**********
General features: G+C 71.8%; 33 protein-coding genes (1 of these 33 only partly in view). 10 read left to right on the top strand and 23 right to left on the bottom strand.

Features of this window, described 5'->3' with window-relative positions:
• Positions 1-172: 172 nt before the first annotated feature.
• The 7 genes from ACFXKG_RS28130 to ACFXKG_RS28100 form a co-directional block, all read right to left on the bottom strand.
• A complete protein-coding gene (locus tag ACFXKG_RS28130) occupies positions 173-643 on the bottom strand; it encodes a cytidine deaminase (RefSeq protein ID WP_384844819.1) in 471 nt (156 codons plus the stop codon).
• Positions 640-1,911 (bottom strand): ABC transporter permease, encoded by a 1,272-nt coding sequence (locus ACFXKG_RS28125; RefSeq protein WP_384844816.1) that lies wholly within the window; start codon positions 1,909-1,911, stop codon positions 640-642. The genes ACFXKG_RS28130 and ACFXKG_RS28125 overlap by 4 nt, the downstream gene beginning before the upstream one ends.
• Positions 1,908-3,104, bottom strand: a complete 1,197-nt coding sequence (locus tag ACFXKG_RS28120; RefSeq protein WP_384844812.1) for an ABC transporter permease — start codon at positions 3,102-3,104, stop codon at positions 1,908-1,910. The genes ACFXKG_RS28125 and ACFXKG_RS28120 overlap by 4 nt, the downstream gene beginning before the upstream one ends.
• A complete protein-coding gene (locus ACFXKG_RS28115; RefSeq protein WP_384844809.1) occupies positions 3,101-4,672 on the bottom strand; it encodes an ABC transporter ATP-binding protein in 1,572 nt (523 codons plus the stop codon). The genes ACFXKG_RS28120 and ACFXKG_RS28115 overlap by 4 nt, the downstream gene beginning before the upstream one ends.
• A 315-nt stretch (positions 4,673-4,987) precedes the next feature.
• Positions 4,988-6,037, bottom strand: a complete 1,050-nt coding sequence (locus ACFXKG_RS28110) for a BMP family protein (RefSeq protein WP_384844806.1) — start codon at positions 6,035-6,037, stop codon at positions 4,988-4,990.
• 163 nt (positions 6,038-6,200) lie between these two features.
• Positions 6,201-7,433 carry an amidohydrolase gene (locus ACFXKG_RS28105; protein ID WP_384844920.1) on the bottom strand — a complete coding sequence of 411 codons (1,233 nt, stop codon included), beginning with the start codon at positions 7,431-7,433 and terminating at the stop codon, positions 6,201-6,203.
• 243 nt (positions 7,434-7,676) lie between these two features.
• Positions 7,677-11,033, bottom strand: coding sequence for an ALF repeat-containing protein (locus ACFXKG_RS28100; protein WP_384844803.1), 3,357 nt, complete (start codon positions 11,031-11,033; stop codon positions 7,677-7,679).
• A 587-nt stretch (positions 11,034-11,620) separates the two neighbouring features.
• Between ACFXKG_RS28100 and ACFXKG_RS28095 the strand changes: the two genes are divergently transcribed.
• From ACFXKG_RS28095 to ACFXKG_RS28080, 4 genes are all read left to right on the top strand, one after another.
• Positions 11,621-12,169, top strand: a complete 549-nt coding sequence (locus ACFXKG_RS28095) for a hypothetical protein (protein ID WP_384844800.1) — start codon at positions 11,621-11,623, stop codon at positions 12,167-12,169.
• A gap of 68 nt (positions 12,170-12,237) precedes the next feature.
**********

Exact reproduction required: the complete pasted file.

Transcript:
General features: G+C 71.8%; 33 protein-coding genes (1 of these 33 only partly in view). 10 read left to right on the top strand and 23 right to left on the bottom strand.

Features of this window, described 5'->3' with window-relative positions:
• Positions 1-172: 172 nt before the first annotated feature.
• The 7 genes from ACFXKG_RS28130 to ACFXKG_RS28100 form a co-directional block, all read right to left on the bottom strand.
• A complete protein-coding gene (locus tag ACFXKG_RS28130) occupies positions 173-643 on the bottom strand; it encodes a cytidine deaminase (RefSeq protein ID WP_384844819.1) in 471 nt (156 codons plus the stop codon).
• Positions 640-1,911 (bottom strand): ABC transporter permease, encoded by a 1,272-nt coding sequence (locus ACFXKG_RS28125; RefSeq protein WP_384844816.1) that lies wholly within the window; start codon positions 1,909-1,911, stop codon positions 640-642. The genes ACFXKG_RS28130 and ACFXKG_RS28125 overlap by 4 nt, the downstream gene beginning before the upstream one ends.
• Positions 1,908-3,104, bottom strand: a complete 1,197-nt coding sequence (locus tag ACFXKG_RS28120; RefSeq protein WP_384844812.1) for an ABC transporter permease — start codon at positions 3,102-3,104, stop codon at positions 1,908-1,910. The genes ACFXKG_RS28125 and ACFXKG_RS28120 overlap by 4 nt, the downstream gene beginning before the upstream one ends.
• A complete protein-coding gene (locus ACFXKG_RS28115; RefSeq protein WP_384844809.1) occupies positions 3,101-4,672 on the bottom strand; it encodes an ABC transporter ATP-binding protein in 1,572 nt (523 codons plus the stop codon). The genes ACFXKG_RS28120 and ACFXKG_RS28115 overlap by 4 nt, the downstream gene beginning before the upstream one ends.
• A 315-nt stretch (positions 4,673-4,987) precedes the next feature.
• Positions 4,988-6,037, bottom strand: a complete 1,050-nt coding sequence (locus ACFXKG_RS28110) for a BMP family protein (RefSeq protein WP_384844806.1) — start codon at positions 6,035-6,037, stop codon at positions 4,988-4,990.
• 163 nt (positions 6,038-6,200) lie between these two features.
• Positions 6,201-7,433 carry an amidohydrolase gene (locus ACFXKG_RS28105; protein ID WP_384844920.1) on the bottom strand — a complete coding sequence of 411 codons (1,233 nt, stop codon included), beginning with the start codon at positions 7,431-7,433 and terminating at the stop codon, positions 6,201-6,203.
• 243 nt (positions 7,434-7,676) lie between these two features.
• Positions 7,677-11,033, bottom strand: coding sequence for an ALF repeat-containing protein (locus ACFXKG_RS28100; protein WP_384844803.1), 3,357 nt, complete (start codon positions 11,031-11,033; stop codon positions 7,677-7,679).
• A 587-nt stretch (positions 11,034-11,620) separates the two neighbouring features.
• Between ACFXKG_RS28100 and ACFXKG_RS28095 the strand changes: the two genes are divergently transcribed.
• From ACFXKG_RS28095 to ACFXKG_RS28080, 4 genes are all read left to right on the top strand, one after another.
• Positions 11,621-12,169, top strand: a complete 549-nt coding sequence (locus ACFXKG_RS28095) for a hypothetical protein (protein ID WP_384844800.1) — start codon at positions 11,621-11,623, stop codon at positions 12,167-12,169.
• A gap of 68 nt (positions 12,170-12,237) precedes the next feature.